Our greatest sees bright future as football recognises its past

RAY Baartz will be another face in a room full of old mates tonight.

The Newcastle-based Men of Football are holding their third annual reunion at Newcastle Jockey Club.

The 650-strong group is a non-profit organisation made up of past and present football participants who, apart from enjoying each other’s company, raise money to help those in need.

The Newcastle branch is a virtual who’s who of Northern NSW football – Socceroos, national league players, coaches, journalists and senior administrators – from the 1950s onwards.

Baartz has been one of the driving forces behind the Newcastle chapter.

From its humble beginnings in 2010, when about 40 former players got together for a few beers and finger food at the Mayfield Ex-Services Club, the reunion has ballooned into a sold-out affair of more than 220.

‘‘The concept is starting to grow,’’ Baartz said.

‘‘A good mate of mine, Dennis Yaager, who I played with at club level and for Australia, is coming up.

‘‘He is based in Sydney and is looking at forming a Men of Football branch down there and wants to look at how it operates.

‘‘The idea is for it to spread right around the country.’’

Baartz was in a similar room of like-minded people a week ago when he was lauded as a member of Australia’s Greatest Team Ever.

The Adamstown Rosebud junior, who was signed by Manchester United as a 17-year-old before returning to play for Sydney Hakoah, was named at inside right alongside Mark Viduka and Harry Kewell in a three-man strike force.

Fellow Socceroo Col Curran, the only Newcastle player to compete at a World Cup finals, was nominated but missed selection.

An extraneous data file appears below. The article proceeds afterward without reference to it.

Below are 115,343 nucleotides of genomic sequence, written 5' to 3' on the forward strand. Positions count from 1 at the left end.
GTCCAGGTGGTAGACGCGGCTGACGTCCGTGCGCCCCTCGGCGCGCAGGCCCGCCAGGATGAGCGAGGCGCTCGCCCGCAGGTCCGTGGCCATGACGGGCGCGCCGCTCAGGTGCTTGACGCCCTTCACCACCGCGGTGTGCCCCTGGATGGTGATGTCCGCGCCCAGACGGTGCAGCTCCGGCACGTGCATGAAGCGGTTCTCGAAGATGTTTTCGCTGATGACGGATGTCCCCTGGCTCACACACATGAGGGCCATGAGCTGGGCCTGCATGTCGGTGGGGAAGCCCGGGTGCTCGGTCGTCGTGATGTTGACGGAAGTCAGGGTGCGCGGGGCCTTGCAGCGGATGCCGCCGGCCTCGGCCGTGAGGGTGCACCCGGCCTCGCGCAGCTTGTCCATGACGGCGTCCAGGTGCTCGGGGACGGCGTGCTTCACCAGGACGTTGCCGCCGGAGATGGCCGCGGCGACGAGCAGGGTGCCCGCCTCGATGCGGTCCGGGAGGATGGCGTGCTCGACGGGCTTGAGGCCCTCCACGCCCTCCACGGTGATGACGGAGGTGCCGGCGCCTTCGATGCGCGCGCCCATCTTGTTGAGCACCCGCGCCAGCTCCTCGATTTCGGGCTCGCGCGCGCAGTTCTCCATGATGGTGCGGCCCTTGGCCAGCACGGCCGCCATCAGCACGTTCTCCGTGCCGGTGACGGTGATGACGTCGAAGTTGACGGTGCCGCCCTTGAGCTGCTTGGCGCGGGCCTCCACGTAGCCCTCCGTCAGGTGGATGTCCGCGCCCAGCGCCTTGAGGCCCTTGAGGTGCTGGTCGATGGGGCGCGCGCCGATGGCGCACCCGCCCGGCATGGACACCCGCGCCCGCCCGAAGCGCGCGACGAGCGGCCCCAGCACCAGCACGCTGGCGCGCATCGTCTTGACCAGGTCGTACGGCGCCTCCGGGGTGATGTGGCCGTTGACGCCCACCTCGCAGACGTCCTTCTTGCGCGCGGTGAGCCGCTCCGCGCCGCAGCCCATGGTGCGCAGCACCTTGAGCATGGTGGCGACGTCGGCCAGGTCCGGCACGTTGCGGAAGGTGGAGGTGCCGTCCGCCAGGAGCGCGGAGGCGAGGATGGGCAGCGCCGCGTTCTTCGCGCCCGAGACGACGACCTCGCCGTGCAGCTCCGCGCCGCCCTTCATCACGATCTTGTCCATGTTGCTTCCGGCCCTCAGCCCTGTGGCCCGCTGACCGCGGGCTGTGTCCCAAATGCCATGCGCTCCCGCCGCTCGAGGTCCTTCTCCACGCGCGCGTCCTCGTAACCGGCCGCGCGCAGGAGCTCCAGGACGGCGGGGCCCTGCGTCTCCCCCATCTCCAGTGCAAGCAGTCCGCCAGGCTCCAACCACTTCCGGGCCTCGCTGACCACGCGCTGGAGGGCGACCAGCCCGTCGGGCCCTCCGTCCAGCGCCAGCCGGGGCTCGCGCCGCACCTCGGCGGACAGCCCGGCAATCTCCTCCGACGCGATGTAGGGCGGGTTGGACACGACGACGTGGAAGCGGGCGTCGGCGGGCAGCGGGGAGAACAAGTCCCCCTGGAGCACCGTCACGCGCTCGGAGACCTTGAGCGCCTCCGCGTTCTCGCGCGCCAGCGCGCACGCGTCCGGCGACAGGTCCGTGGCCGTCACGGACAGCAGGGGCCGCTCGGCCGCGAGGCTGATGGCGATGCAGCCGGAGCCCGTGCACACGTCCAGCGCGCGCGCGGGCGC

‘‘It was a great honour and very humbling,’’ Baartz said.

The gala event organised by the Johnny Warren Foundation was the latest in various initiatives to link the present with the past and follows the official awarding of Socceroos caps and the formation of a hall of fame.

‘‘We have tended to let people drift away from the game when they have finished playing, drift into the never-never and be forgotten about,’’ Baartz said.

‘‘Now we have started to realise football has a history.

‘‘Clubs like Adamstown Rosebud are older than most English Premier League clubs.

‘‘People are starting to realise we do have a history and a tradition.

‘‘I know from my experience at the awards dinner the other night some of the younger players who came up to me and offered their congratulations said they didn’t realise just what went on and happened years ago.

‘‘Adam Griffiths was fascinated by some of the old stories and is coming up next week to talk about doing a documentary.

‘‘They respect and appreciate what the older teams went through to achieve what they did.’’

Baartz’s career was cut short at age 27 by an infamous karate chop to the neck from Uruguayan defender Luis Garisto in a 2-0 loss to the Socceroos in Sydney on the eve of the 1974 World Cup.

The blow, which instigated stroke-like symptoms, put Baartz in hospital.

‘‘I felt I was probably just reaching my best football,’’ Baartz said.

‘‘Who knows, maybe my better years were to come. When I look back on the injury, I was thankful it wasn’t more serious.

‘‘For a couple of days they didn’t know if I was going to live, let alone have all my faculties. I could have ended up in a wheelchair.’’

The Greatest Team Ever was selected by public vote and a panel of experts.

‘‘They had nearly 20,000 people vote online and also had a selection committee, which carried 50per cent of the vote ,’’ Baartz said.

‘‘I think that gave myself and some of the older guys a a chance to get a jersey.

‘‘The majority of people who voted online never saw us play. It’s a bit hard to vote on someone who you haven’t seen. Thankfully, myself, Johnny Warren and Joe Marsden got a chance to get into the team.’’

Apart from Baartz, inaugural Jets captain Ned Zelic also made the team and Newcastle’s Cheryl Salisbury was captain of the women’s team and had the honour of being named the Greatest Women’s Player of all time.

Baartz was chairman of the Jets advisory board that was disbanded early this year, and he still has an active role in the club.

Jets coach Gary van Egmond and a selection of players will be at the gathering tonight.

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